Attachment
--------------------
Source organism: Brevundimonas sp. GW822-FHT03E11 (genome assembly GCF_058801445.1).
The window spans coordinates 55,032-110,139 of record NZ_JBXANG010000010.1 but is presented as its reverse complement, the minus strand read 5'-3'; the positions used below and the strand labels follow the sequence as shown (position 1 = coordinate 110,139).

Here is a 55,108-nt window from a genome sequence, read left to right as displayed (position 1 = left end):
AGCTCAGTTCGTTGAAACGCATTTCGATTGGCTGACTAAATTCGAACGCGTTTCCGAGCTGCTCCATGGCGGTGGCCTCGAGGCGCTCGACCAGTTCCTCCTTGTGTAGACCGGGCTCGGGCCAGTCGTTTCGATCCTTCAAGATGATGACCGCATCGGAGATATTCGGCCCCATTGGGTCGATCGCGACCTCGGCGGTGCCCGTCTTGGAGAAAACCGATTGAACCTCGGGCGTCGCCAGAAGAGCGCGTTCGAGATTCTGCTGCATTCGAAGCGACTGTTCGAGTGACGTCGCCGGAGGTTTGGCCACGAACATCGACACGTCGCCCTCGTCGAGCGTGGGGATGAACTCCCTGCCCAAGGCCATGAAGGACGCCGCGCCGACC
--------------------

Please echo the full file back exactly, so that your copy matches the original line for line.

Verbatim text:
Source organism: Brevundimonas sp. GW822-FHT03E11 (genome assembly GCF_058801445.1).
The window spans coordinates 55,032-110,139 of record NZ_JBXANG010000010.1 but is presented as its reverse complement, the minus strand read 5'-3'; the positions used below and the strand labels follow the sequence as shown (position 1 = coordinate 110,139).

Here is a 55,108-nt window from a genome sequence, read left to right as displayed (position 1 = left end):
AGCTCAGTTCGTTGAAACGCATTTCGATTGGCTGACTAAATTCGAACGCGTTTCCGAGCTGCTCCATGGCGGTGGCCTCGAGGCGCTCGACCAGTTCCTCCTTGTGTAGACCGGGCTCGGGCCAGTCGTTTCGATCCTTCAAGATGATGACCGCATCGGAGATATTCGGCCCCATTGGGTCGATCGCGACCTCGGCGGTGCCCGTCTTGGAGAAAACCGATTGAACCTCGGGCGTCGCCAGAAGAGCGCGTTCGAGATTCTGCTGCATTCGAAGCGACTGTTCGAGTGACGTCGCCGGAGGTTTGGCCACGAACATCGACACGTCGCCCTCGTCGAGCGTGGGGATGAACTCCCTGCCCAAGGCCATGAAGGACGCCGCGCCGACC